Philip Glass

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Last Updated on May 6, 2015, by eNotes Editorial. Word Count: 1245

Philip Glass, the most successful composer of avant-garde music at the end of the twentieth century, created an innovative, accessible style based on repetitive melodies and rhythms that he used to revolutionize such genres as opera, film scores, and orchestral ensembles. He was the son of immigrant Jewish parents. His father’s radio repair shop sold phonograph records, and Glass has said that the first thing he learned about music is that you sell it. When certain classical music records failed to sell, his father brought them home to play, and so at an early age Philip was exposed to such esoteric music as Ludwig van Beethoven’s late string quartets and the symphonies of the Russian modernist Dmitri Shostakovich. At age six he began studying the violin, then quickly switched to the flute, and in 1946 he became the youngest student ever admitted to the Peabody Conservatory. By the time he was twelve, he was composing his own pieces.

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Frustrated by Baltimore’s limited musical opportunities, he gained admission to the University of Chicago, even though he had completed only two years of high school. Although he majored in philosophy and mathematics, he continued to develop musically by composing and studying the piano. After graduating from Chicago in 1956, Glass, determined to become a composer, started taking courses at the Juilliard School in New York City. While a graduate student, he composed music in the style of his teachers in such genres as concertos and choral works. He was also influenced by the French composer Darius Milhaud, with whom he studied during a summer in Aspen, Colorado. His excellent music education also included a course in film scoring. After receiving his master’s degree from Juilliard, he accepted a Ford Foundation composer-in-residence grant to work in the Pittsburgh public school system.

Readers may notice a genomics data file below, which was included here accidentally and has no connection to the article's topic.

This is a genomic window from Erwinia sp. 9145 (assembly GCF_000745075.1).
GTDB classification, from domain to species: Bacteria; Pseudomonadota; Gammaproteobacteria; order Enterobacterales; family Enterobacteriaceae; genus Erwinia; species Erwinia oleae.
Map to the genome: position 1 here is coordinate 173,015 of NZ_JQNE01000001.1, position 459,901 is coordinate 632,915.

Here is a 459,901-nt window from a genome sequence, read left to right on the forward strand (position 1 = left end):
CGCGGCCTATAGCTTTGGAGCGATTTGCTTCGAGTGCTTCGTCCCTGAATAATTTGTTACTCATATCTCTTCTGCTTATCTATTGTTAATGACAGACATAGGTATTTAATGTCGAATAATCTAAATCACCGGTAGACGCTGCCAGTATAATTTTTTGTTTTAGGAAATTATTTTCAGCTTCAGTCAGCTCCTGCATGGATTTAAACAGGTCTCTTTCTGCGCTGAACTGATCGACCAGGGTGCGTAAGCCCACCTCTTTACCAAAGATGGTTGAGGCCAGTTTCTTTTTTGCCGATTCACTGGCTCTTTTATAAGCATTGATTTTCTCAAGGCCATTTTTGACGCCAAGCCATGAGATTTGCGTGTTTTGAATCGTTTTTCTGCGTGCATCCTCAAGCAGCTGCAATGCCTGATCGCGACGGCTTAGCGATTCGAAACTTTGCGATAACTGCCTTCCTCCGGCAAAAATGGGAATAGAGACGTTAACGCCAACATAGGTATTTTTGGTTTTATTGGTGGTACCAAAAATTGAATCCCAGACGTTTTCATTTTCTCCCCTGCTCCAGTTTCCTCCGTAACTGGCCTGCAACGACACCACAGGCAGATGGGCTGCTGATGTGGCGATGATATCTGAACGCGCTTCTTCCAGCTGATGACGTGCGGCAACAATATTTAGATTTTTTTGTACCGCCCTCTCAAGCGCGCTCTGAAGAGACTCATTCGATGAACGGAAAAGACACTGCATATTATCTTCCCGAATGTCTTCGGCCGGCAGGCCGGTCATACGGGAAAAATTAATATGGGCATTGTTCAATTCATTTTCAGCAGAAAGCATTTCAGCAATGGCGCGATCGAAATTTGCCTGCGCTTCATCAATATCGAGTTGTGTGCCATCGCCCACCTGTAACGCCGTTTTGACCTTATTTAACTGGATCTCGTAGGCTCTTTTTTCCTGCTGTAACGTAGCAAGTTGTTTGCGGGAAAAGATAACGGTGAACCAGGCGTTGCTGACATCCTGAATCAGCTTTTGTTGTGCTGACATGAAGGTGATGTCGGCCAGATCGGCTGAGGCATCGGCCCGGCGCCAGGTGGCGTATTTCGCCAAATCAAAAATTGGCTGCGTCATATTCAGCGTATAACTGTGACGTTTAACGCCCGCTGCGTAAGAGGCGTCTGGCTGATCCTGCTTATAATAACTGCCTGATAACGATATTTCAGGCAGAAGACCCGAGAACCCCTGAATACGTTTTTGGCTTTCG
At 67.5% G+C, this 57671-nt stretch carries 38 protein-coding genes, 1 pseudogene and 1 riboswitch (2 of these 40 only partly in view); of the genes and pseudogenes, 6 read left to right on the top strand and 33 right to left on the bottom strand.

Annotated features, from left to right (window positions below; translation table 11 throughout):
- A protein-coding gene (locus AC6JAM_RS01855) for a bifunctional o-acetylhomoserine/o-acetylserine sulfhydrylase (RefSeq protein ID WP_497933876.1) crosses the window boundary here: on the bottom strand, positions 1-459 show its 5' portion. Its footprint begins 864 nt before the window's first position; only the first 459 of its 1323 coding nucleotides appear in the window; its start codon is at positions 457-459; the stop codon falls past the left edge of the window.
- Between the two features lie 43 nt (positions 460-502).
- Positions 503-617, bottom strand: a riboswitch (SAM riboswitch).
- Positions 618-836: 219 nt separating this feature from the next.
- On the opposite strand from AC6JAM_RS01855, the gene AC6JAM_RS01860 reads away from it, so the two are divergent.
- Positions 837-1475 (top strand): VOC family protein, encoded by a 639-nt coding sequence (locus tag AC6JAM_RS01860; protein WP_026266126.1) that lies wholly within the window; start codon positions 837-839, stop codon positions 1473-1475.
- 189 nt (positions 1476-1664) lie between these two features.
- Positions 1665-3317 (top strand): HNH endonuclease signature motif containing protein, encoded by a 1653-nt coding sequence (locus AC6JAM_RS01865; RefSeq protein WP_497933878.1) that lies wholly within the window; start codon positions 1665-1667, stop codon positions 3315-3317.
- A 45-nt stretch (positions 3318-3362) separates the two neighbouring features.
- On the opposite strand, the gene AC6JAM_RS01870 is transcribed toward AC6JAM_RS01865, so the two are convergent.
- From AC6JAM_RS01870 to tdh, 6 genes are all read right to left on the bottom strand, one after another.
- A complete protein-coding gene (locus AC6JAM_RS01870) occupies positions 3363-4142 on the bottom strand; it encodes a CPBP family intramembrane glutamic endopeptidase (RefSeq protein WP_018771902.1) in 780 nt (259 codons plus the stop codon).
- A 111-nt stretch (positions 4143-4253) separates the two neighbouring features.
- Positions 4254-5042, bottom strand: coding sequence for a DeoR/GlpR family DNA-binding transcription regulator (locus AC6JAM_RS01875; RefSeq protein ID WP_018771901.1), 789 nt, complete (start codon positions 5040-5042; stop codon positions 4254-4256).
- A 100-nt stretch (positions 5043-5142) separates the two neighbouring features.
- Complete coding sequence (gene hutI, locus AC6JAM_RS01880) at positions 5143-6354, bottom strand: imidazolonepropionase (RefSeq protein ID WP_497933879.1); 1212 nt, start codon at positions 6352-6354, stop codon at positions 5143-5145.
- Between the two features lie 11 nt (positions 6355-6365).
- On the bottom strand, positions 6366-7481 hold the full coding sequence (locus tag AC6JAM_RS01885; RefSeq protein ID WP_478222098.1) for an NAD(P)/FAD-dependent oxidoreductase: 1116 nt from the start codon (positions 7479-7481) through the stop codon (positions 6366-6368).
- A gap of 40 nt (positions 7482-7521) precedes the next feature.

Seeking to discover his own musical vision, he accepted a Fulbright scholarship to study with the famous composition teacher Nadia Boulanger at the Paris Conservatory. This became a turning point in Glass’s career. Boulanger’s methods made him reevaluate his previous musical education. Furthermore, his marriage to JoAnne Akalaitis, an actress and director, influenced his developing interest in modern theater.

As important as Boulanger and Akalaitis were to him, what really crystallized his new direction in musical composition was an accidental exposure to non-Western music. Unhappy with the “ugly and didactic” modern music of America and Europe, he became entranced with the music of the Indian sitarist Ravi Shankar when he accepted the job of transcribing Shankar’s raga improvisations into Western notation for Conrad Rooks’s 1966 “psychedelic” film Chappaqua.

Through Shankar and others, Glass came to understand that Indian music involves cyclic musical events created through the tension between melody and rhythm, unlike the linear, narrative structures of Western music created through the tension between melody and harmony. Glass used these Eastern musical ideas in creating his unique personal style, and he wrote his first “minimalist” music for a theater company in Paris that later became the avant-garde ensemble Mabou Mines.

Upon his return to New York in 1967, he tried to interest others in his new music. He quickly realized that if this music was to be performed, he would have to perform it himself. He formed the Philip Glass Ensemble, whose core instruments were usually amplified keyboards and woodwinds. The group played in unconventional venues, including nightclubs, lofts, restaurants, and public parks, and their kaleidoscopic sounds began to attract a following, as his ensemble played a series of his groundbreaking compositions, culminating in the mammoth Music in Twelve Parts.